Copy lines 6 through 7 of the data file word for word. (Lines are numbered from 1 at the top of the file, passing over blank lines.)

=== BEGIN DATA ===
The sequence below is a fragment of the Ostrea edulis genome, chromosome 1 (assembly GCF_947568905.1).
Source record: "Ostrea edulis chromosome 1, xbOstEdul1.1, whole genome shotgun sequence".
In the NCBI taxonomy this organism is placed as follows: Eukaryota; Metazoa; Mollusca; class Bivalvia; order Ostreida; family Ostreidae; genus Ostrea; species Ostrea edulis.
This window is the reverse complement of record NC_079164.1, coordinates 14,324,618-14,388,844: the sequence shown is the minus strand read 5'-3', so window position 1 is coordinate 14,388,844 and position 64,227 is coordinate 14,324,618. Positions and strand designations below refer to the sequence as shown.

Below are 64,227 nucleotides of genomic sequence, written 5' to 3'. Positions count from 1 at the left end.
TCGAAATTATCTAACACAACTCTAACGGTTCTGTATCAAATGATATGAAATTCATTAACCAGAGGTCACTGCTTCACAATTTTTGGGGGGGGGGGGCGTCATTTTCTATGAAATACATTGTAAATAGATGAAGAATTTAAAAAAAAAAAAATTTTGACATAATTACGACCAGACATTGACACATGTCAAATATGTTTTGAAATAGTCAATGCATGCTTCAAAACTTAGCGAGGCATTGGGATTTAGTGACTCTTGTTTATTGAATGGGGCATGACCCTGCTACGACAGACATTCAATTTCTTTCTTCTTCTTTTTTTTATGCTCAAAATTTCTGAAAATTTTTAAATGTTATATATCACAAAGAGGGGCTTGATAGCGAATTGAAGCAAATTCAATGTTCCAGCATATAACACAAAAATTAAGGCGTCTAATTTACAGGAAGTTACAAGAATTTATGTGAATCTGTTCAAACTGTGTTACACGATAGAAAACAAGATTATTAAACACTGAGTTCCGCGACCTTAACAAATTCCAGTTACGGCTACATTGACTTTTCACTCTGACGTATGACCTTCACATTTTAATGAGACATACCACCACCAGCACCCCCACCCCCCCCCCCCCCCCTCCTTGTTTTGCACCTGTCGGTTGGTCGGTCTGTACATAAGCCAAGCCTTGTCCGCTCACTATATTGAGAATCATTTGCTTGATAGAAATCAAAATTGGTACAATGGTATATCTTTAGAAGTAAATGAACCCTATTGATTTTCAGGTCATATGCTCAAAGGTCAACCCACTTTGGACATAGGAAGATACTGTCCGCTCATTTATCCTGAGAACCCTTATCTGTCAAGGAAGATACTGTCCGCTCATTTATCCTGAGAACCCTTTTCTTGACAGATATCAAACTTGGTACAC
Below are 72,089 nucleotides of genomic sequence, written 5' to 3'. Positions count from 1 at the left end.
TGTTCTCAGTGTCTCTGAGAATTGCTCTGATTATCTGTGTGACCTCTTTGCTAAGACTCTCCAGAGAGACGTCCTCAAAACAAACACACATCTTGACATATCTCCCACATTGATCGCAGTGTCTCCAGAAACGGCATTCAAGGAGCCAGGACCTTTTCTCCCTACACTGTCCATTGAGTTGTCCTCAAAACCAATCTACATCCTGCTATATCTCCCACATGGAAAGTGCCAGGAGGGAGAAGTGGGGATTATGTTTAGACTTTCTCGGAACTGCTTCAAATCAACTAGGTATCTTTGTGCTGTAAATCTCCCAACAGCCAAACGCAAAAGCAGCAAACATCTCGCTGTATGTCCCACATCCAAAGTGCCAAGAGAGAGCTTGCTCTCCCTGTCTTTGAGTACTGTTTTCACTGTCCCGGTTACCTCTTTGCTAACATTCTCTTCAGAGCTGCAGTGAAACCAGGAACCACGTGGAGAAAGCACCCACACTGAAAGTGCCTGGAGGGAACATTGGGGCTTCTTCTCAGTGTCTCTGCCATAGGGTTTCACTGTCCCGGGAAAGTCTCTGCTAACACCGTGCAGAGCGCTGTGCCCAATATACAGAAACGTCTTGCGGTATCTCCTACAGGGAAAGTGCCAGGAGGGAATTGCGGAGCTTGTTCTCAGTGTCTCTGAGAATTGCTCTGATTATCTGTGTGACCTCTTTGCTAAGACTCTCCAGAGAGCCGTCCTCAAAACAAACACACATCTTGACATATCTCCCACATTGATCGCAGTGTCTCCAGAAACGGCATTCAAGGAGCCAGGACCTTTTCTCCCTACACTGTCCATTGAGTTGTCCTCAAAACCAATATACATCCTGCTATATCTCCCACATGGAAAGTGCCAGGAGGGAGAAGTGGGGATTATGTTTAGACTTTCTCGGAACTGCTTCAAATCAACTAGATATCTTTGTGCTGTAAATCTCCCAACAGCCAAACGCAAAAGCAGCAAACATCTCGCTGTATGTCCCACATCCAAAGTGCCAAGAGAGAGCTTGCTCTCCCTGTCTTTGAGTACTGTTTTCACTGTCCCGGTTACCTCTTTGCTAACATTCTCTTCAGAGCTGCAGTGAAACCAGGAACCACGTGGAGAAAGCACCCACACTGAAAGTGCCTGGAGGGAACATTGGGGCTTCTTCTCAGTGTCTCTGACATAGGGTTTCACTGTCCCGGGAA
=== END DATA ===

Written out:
TCGAAATTATCTAACACAACTCTAACGGTTCTGTATCAAATGATATGAAATTCATTAACCAGAGGTCACTGCTTCACAATTTTTGGGGGGGGGGGGCGTCATTTTCTATGAAATACATTGTAAATAGATGAAGAATTTAAAAAAAAAAAAATTTTGACATAATTACGACCAGACATTGACACATGTCAAATATGTTTTGAAATAGTCAATGCATGCTTCAAAACTTAGCGAGGCATTGGGATTTAGTGACTCTTGTTTATTGAATGGGGCATGACCCTGCTACGACAGACATTCAATTTCTTTCTTCTTCTTTTTTTTATGCTCAAAATTTCTGAAAATTTTTAAATGTTATATATCACAAAGAGGGGCTTGATAGCGAATTGAAGCAAATTCAATGTTCCAGCATATAACACAAAAATTAAGGCGTCTAATTTACAGGAAGTTACAAGAATTTATGTGAATCTGTTCAAACTGTGTTACACGATAGAAAACAAGATTATTAAACACTGAGTTCCGCGACCTTAACAAATTCCAGTTACGGCTACATTGACTTTTCACTCTGACGTATGACCTTCACATTTTAATGAGACATACCACCACCAGCACCCCCACCCCCCCCCCCCCCCCTCCTTGTTTTGCACCTGTCGGTTGGTCGGTCTGTACATAAGCCAAGCCTTGTCCGCTCACTATATTGAGAATCATTTGCTTGATAGAAATCAAAATTGGTACAATGGTATATCTTTAGAAGTAAATGAACCCTATTGATTTTCAGGTCATATGCTCAAAGGTCAACCCACTTTGGACATAGGAAGATACTGTCCGCTCATTTATCCTGAGAACCCTTATCTGTCAAGGAAGATACTGTCCGCTCATTTATCCTGAGAACCCTTTTCTTGACAGATATCAAACTTGGTACAC
Below are 72,089 nucleotides of genomic sequence, written 5' to 3'. Positions count from 1 at the left end.